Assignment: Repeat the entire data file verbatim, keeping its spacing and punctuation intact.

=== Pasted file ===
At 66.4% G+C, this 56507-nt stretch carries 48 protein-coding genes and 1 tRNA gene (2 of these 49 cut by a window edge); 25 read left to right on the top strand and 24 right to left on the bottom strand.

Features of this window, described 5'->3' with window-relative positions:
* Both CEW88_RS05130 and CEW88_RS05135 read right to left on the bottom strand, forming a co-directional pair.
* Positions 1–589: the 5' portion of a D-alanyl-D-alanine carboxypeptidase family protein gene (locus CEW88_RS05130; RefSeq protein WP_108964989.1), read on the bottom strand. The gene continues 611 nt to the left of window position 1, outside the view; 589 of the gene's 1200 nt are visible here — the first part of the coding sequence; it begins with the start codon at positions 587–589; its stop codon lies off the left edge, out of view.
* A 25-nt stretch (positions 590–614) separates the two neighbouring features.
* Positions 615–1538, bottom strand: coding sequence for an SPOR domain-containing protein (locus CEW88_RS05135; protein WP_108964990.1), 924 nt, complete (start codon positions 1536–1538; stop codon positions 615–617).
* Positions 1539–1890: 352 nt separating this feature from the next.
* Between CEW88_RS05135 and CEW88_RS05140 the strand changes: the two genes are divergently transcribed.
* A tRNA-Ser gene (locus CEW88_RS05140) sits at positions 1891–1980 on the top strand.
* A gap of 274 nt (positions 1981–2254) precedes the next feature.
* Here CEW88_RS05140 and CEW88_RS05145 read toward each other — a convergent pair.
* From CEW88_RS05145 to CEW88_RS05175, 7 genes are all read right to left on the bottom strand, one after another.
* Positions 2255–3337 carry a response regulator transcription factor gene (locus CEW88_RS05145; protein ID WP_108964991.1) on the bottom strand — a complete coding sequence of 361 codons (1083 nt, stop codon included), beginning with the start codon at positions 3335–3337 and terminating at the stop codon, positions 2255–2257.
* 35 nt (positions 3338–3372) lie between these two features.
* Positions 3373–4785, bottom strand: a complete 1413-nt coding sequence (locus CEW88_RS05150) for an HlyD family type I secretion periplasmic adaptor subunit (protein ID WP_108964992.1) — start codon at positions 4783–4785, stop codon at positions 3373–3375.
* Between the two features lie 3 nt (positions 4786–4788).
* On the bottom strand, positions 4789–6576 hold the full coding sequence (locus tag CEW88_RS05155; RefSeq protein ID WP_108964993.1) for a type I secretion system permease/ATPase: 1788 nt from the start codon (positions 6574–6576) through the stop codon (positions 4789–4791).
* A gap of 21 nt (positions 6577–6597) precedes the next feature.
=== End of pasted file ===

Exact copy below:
At 66.4% G+C, this 56507-nt stretch carries 48 protein-coding genes and 1 tRNA gene (2 of these 49 cut by a window edge); 25 read left to right on the top strand and 24 right to left on the bottom strand.

Features of this window, described 5'->3' with window-relative positions:
* Both CEW88_RS05130 and CEW88_RS05135 read right to left on the bottom strand, forming a co-directional pair.
* Positions 1–589: the 5' portion of a D-alanyl-D-alanine carboxypeptidase family protein gene (locus CEW88_RS05130; RefSeq protein WP_108964989.1), read on the bottom strand. The gene continues 611 nt to the left of window position 1, outside the view; 589 of the gene's 1200 nt are visible here — the first part of the coding sequence; it begins with the start codon at positions 587–589; its stop codon lies off the left edge, out of view.
* A 25-nt stretch (positions 590–614) separates the two neighbouring features.
* Positions 615–1538, bottom strand: coding sequence for an SPOR domain-containing protein (locus CEW88_RS05135; protein WP_108964990.1), 924 nt, complete (start codon positions 1536–1538; stop codon positions 615–617).
* Positions 1539–1890: 352 nt separating this feature from the next.
* Between CEW88_RS05135 and CEW88_RS05140 the strand changes: the two genes are divergently transcribed.
* A tRNA-Ser gene (locus CEW88_RS05140) sits at positions 1891–1980 on the top strand.
* A gap of 274 nt (positions 1981–2254) precedes the next feature.
* Here CEW88_RS05140 and CEW88_RS05145 read toward each other — a convergent pair.
* From CEW88_RS05145 to CEW88_RS05175, 7 genes are all read right to left on the bottom strand, one after another.
* Positions 2255–3337 carry a response regulator transcription factor gene (locus CEW88_RS05145; protein ID WP_108964991.1) on the bottom strand — a complete coding sequence of 361 codons (1083 nt, stop codon included), beginning with the start codon at positions 3335–3337 and terminating at the stop codon, positions 2255–2257.
* 35 nt (positions 3338–3372) lie between these two features.
* Positions 3373–4785, bottom strand: a complete 1413-nt coding sequence (locus CEW88_RS05150) for an HlyD family type I secretion periplasmic adaptor subunit (protein ID WP_108964992.1) — start codon at positions 4783–4785, stop codon at positions 3373–3375.
* Between the two features lie 3 nt (positions 4786–4788).
* On the bottom strand, positions 4789–6576 hold the full coding sequence (locus tag CEW88_RS05155; RefSeq protein ID WP_108964993.1) for a type I secretion system permease/ATPase: 1788 nt from the start codon (positions 6574–6576) through the stop codon (positions 4789–4791).
* A gap of 21 nt (positions 6577–6597) precedes the next feature.